The former court adviser says the real question is who will govern the Net--the online community, technology makers, or government.
As a controversial court-appointed "special master" in the Microsoft antitrust case, Lessig had unique credentials to address the topic here last night during opening remarks at the Progress & Freedom Foundation's fifth conference, which brings together industry, lawmakers, and Net forecasters to grapple over the future of business--and liberty--on the Net.
And the Harvard University law professor made his own opinion on the subject abundantly clear: Online governance will be determined by whoever has the greatest influence over the technological architecture of the Internet, which inherently imposes "regulations" on its users.
Lessig's comments are particularly interesting in light of his former role in the Justice Department's case against Microsoft. Lessig's apppointment as the court's special master was suspended after critics raised questions about his objectivity.
Lessig said in his speech today that the technology, or code, that makes up the Net is more effective than laws controlling activity, filtering Net content, protecting intellectual property, and shielding online privacy.
Since the Supreme Court fight over the now-defunct Communications Decency Act, civil liberties groups, many Net users and some lawmakers want government to keep its hands off the new medium. Still, Lessig says there may be a role for policy makers in ensuring that liberty is protected within the Internet architecture.
For example, Congress has moved quickly this year to pass broad protections for software, music, film, and literature on the Net. However, Lessig argued that emerging technologies will give intellectual property owners more control over their material than the law affords them now.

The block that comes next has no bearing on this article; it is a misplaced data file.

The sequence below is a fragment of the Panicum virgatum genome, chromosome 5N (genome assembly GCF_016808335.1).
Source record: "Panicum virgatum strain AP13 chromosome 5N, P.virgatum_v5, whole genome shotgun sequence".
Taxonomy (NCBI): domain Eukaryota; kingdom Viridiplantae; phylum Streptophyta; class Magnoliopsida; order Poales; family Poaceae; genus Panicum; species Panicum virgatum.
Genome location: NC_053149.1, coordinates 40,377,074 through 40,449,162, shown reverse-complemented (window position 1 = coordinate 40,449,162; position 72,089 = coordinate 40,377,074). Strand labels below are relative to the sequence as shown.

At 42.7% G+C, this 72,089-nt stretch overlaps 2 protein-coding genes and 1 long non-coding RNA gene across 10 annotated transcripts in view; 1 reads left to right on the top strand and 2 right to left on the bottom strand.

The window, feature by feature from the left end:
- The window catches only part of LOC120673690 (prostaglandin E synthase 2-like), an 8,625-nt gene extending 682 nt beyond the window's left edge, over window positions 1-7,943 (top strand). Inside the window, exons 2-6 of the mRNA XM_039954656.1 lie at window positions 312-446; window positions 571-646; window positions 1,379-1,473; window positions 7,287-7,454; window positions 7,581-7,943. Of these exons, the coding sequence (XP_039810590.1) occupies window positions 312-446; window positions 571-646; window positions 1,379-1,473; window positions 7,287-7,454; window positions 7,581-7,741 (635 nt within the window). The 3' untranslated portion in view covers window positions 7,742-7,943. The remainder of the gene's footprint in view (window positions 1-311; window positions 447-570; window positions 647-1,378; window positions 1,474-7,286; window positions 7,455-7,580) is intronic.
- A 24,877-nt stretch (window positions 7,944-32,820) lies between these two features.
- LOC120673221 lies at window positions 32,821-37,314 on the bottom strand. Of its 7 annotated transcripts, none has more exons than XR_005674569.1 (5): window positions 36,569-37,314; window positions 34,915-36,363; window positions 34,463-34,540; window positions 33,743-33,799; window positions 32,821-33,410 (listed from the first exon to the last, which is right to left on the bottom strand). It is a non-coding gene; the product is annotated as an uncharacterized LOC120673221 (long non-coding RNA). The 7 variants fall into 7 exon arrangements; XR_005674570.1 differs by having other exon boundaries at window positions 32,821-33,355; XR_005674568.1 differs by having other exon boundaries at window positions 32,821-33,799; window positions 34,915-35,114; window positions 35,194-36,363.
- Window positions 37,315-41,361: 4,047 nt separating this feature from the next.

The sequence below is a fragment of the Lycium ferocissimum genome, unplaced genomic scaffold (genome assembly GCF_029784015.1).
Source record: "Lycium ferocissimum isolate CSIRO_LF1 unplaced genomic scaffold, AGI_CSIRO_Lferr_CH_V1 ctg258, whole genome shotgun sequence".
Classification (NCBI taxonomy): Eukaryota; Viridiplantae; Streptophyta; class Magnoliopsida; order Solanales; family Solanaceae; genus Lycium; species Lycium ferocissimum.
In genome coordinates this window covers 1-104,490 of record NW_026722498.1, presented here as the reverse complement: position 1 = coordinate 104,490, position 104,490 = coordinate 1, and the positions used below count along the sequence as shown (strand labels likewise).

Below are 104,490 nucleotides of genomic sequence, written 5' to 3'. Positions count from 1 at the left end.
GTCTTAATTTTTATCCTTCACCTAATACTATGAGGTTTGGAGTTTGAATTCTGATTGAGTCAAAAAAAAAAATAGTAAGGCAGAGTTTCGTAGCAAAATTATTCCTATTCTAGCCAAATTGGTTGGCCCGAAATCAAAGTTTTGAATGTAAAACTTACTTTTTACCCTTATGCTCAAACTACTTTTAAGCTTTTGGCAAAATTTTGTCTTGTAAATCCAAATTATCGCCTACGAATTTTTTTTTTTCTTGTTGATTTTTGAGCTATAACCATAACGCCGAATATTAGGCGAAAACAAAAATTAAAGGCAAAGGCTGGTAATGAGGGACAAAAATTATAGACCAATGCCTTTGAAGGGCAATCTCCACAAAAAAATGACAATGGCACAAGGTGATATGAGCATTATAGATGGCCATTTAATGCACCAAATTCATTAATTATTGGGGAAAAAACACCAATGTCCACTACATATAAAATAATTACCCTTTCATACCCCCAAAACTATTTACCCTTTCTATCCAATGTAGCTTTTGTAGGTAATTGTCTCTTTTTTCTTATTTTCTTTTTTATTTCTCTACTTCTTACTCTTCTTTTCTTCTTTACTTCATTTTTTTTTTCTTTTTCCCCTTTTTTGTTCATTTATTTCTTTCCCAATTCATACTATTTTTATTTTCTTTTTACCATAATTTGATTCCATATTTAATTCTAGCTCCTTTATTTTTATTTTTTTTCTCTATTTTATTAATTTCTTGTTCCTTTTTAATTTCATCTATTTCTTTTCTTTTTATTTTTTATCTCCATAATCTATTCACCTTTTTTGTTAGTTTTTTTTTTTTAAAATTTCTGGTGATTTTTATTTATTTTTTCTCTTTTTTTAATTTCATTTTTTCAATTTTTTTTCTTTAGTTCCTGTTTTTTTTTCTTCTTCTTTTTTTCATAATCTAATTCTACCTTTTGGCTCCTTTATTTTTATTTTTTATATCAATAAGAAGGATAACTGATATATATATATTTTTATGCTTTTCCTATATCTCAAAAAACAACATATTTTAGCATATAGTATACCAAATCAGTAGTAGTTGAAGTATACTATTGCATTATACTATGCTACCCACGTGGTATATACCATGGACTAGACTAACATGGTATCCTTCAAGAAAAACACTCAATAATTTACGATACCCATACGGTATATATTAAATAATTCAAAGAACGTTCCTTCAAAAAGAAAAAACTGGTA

"Many forces, beyond law, regulate, constrain, and enable," he said.
Lessig also pointed to the federal government's plan to turn control of the Net's domain name system over to a nonprofit board of "stakeholders" in the Net as proof that although the online community is weary of direct government regulation--it is accepting of some sort of governance.
For the global online community, ignoring this trend and the commercial and nonprofit builders of the Net, is not the answer he said. "This architecture regulates us now--our choice is whether we will have a choice over this regulation," Lessig said.
Harvard fellow and fonder of the Electronic Frontier Foundation , John Perry Barlow, said nongovernmental organizations such as the Internet Engineering Task Force already function on this principle, in which the best idea, not political or commercial power plays, wins out. "We need to talk about how to strengthen this model," he said.
As the conference continues through tomorrow, attendees will no doubt soak in both Lessig's talk and another speech tonight that may contrast some of his ideas. White House senior adviser Ira Magaziner is scheduled to speak on the U.S. role in the formation of global technology policy.